Assessing PA Value

May 1, 2007

Our orthopedic practice is considering hiring a physician assistant (PA) to perform various tasks. How much money should the PA bring into the office, considering that surgeons are freed to spend more time in surgery and less time on other clinical aspects of the practice?

Question: Our orthopedic practice is considering hiring a physician assistant (PA) to perform various tasks. How much money should the PA bring into the office, considering that surgeons are freed to spend more time in surgery and less time on other clinical aspects of the practice?

Answer: We’ve seen some normative data, but the best idea is to run the numbers for your office, since, in reality, there are great differences in how practices use a PA.

Estimate the PA’s salary and benefits. Then look at patient visits for a month. Estimate which visits, presumably mostly follow-up visits, would be handled by the PA. Make sure that number would actually fit into a PA schedule.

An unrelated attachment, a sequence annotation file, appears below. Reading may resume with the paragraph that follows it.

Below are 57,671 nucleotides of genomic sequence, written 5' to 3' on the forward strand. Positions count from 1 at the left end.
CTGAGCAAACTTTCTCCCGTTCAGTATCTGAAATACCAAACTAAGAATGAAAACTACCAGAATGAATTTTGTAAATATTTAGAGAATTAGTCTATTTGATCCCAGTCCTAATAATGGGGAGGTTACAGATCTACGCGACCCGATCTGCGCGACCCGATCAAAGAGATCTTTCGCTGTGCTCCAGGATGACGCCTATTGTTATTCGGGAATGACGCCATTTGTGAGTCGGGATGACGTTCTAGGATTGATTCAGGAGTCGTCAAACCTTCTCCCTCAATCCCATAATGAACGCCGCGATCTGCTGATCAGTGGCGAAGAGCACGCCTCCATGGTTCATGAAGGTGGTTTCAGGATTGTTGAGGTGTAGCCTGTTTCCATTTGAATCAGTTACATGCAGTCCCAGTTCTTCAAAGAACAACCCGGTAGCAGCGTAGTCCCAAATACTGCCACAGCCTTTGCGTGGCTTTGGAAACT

Then draw up a new hypothetical schedule for your MDs. Schedule an extra surgery in the time now open, capture your average reimbursement for surgeries and services, and see what the increased revenue is.

You'll want to make sure the MDs would actually do that extra work versus taking time off, or taking more time with patients.

You’ll also need to decide if the PA will be billing incident-to or billing under her own number. See the question “Billing Incident-To” for an explanation of the difference.

You’ll also want to look at each of your commercial payers’ policies on PA billing.